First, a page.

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Morgan Stanley downgrades eBay, cuts price target 40%: ‘We were wrong’

A faster-than-expected deterioration of eBay’s marketplace is likely to cap any future stock gains, according to Morgan Stanley, which downgraded the equity to equal weight on Wednesday.

“EBay’s core marketplace business has grown gross merchandise value slower than expected in all three quarters since we upgraded the name in April and is now expected to grow low to mid single digits in 2019,” analyst Brian Nowak wrote in a note. “Despite nascent earnings opportunities (payments, advertising) and a greater focus on efficiency in ’19, we expect slowing GMV growth to weigh on eBay’s multiple.”

Nowak also cut his 12-month discounted cash flow price target on shares of the online marketplace by 40 percent, to $33 from $55. The stock closed Tuesday at $29.05. Notwithstanding the price target cut, Morgan Stanley’s 2019 GAAP earnings per share estimate remains above Wall Street consensus at $2.09.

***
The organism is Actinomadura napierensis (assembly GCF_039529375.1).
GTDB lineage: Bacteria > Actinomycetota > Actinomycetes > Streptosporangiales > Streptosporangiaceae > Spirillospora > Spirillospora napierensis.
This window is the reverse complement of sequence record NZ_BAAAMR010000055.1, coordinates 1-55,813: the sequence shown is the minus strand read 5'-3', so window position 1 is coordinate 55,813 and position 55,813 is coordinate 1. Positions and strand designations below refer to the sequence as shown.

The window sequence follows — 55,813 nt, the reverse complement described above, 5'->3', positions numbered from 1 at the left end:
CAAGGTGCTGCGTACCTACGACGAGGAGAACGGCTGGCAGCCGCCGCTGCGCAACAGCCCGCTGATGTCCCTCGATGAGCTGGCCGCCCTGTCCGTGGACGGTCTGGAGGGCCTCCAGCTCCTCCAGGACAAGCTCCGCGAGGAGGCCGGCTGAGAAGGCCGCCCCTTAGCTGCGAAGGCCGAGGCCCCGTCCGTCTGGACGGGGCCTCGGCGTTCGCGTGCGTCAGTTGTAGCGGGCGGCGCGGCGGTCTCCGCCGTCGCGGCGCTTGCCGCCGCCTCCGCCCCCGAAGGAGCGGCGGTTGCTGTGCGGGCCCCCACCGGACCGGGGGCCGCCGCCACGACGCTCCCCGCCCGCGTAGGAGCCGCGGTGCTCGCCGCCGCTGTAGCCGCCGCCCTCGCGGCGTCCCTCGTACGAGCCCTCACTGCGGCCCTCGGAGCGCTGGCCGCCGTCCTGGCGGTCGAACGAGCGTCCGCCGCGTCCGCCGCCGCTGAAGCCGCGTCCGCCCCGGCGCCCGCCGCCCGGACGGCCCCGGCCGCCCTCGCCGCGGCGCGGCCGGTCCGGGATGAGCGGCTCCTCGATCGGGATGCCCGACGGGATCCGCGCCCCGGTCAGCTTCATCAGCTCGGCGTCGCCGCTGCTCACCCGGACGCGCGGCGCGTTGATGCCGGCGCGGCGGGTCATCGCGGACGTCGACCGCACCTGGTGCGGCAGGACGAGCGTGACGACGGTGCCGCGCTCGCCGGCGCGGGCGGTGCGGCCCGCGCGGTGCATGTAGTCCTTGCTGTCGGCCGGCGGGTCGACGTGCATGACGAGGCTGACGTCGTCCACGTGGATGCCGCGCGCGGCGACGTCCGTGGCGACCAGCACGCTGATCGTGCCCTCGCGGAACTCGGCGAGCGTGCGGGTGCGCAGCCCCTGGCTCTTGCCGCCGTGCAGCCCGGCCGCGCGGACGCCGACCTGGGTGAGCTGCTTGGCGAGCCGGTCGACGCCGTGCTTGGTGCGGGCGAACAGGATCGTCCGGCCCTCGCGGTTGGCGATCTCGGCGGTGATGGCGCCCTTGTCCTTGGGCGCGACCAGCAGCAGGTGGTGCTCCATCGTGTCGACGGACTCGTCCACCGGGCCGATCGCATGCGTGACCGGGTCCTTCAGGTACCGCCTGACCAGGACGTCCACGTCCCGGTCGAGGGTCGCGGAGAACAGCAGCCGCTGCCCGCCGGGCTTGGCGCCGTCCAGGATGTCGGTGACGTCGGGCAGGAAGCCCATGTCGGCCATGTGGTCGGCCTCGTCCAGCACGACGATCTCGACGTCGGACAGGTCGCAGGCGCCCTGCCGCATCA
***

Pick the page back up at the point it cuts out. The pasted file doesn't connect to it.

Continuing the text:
“We under-estimated how quickly core marketplaces would deteriorate: We were wrong in double-upgrading eBay,” the analyst wrote. In a rare move, Morgan Stanley upgraded eBay on April 8 from underweight to overweight, predicting stronger stock returns and a slower deterioration to the online marketplace.

Since then the stock has fallen more than 25 percent. Shares of eBay fell 1.8 percent in premarket trading Wednesday following the Morgan Stanley downgrade.

Morgan Stanley sees eBay’s domestic gross merchandise value growing between 0 and 1 percent in the first half of 2019 and just 2 percent for the whole year.

“While our rough 2 percent 2019 U.S. GMV growth could be conservative if eBay can execute better, our work shows how U.S./Total GMV will likely need to grow 3 percent or more in order to give the stock 30 percent upside from current levels,” Nowak added. “This, in our view seems a low probability, particularly while cutting back on marketing spend to focus on profitability over growth and as e-commerce competition from large retailers and other marketplaces continues to increase.”